Turning the focus inward

I have received several emails lately that have turned my thinking inward towards our locally based businesses and their role in long term economic development.  When I say our local businesses I am talking exclusively about those that are exporting (products or services) or are export ready or could become export ready.  We need to put this qualifier in because we don’t do it enough.  Somewhere around 95%  of our businesses generate substantially all their business inside New Brunswick.  Taxpayer funded programs that give a company an advantage over their local competition (grants, loans, training subsidies, etc.) isn’t economic development.  It doesn’t increase the size of the economic pie.  It only uses tax payer dollars to redistribute economic activity from one firm to another within New Brunswick and that is not a good thing.  Economic developers and policy makers would be wise to understand this distinction.  The 5% rule – is critical to our thinking about ED.

But to those 5%, I haven’t put much of my thinking beyond the obvious broad brush kinds of things.  In fact, I tend to be quite critical of programs such as loan guarantees for SMEs.  I think they let banks off the hook and distort the functioning of the capital markets.  At the same time I realize that banks have a systemic risk aversion for SMEs in this region that they don’t have in Ontario (at least southern Ontario) – but I don’t know if that is a cause or effect of government policy.

But my point here is not to criticize government policy and programs designed to support the SME and its efforts to grow.  My point is that maybe guys like me need to put more thinking towards this rather than just the need to bring in more business investment.  That is my preoccupation because we have been so woeful at it for – I don’t know say – 150 years or so and I think that is a core reason why we have not achieved far more economic potential as a region.

One of these emails talked about innovation economics following up on the Ideas Festival.  How do we embed a culture of innovation in our SMEs?  Is there government policy that can foster that thinking without damping it down even further?  It’s true that the bulk of our firms have based their business model on cheap costs.  Many of our manufacturers (and our IT and other professional services firms) have tried to be ‘cheaper’ than the competition in other markets and I think that will remain a key part of our value proposition as a relatively small urban area with a lower living cost structure.  But in an era of wildly fluctuation currency rates and increasingly labour market challenges, lower costs cannot be a sustainable differentiatable advantage.  Therefore, if our companies can be innovative – that is jump ahead of their competition – that will be key.  How do we foster this?  One easy way is to tilt tax incentives and other policy levers far more towards R&D.  But that is not enough.  Governments have to lead by example.  The United States leads the world in direct government funding of R&D.  New Brunswick’s direct funding of R&D is almost non-existent.  A little for RPC and a dribble out of the NBIF.  That’s it.  If I remember correctly, Ontario spends around $50/per capita directly on R&D.  That would be about $40 million per year in New Brunswick.  A good starting point I think.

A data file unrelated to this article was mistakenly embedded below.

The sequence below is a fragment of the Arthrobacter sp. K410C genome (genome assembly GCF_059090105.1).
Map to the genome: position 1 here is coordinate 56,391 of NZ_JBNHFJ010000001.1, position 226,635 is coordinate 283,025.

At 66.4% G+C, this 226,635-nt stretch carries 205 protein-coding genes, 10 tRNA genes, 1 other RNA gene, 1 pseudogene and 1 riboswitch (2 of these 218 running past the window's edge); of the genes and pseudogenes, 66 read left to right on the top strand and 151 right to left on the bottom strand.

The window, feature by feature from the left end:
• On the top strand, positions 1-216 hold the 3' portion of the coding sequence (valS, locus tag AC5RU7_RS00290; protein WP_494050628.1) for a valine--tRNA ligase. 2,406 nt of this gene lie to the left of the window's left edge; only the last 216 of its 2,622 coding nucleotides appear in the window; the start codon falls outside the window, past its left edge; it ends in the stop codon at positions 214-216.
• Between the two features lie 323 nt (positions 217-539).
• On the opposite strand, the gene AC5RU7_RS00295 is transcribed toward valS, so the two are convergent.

Other ways to foster innovative companies?  First of all – getting them exposure to international markets.  Companies that network, that sniff around, that are curious – tend to be more innovative.  How do we use government policy to foster competitive curiosity?  That’s the question.

Then we need better access to risk capital.  Yawn.  That is a tired cliched statement that has been used since Dorothy went over the rainbow.  But it is true.  It would be nice to see some larger NB-based private businesses investing in risky but exciting new ventures rather than gobbling up the staid old firms of the region.

Another email was directed at making our companies more productive.  This person thought that New Brunswick firms were in bad shape competitively with respect to cost efficiences, staffing, etc.  He recommended wide use of kaizen and other tools to help our firms become more professional and effective.  He thought (thinks) this will be crucical to a competitive and prosperous New Brunswick.  Who could argue against that?  The challenge is how can government policy impact it?

I think we have to be very careful not to turn ourselves into a business nanny state.  I already hear economic developers talking about companies as if they were persons on social assistance.  “They need help with their staffing….”  “We need to work with them on their financing plans…” “Without government loan guarantees, this company would go bankrupt”   Our companies shouldn’t need government coming in and telling them what to do.  This is a fine line.  We should use government policy to incentivize the kind of behaviour that contributes to the economic development of the province but we don’t want to have a few thousand companies that are totally reliant on government to survive.  You know what I am talking about. 

Last point on this (I have a day job too).  These programs should be offered by Chambers, industry associations, CFIB type organizations.  They are led and funded by business.  They are far better suited to helping their members.

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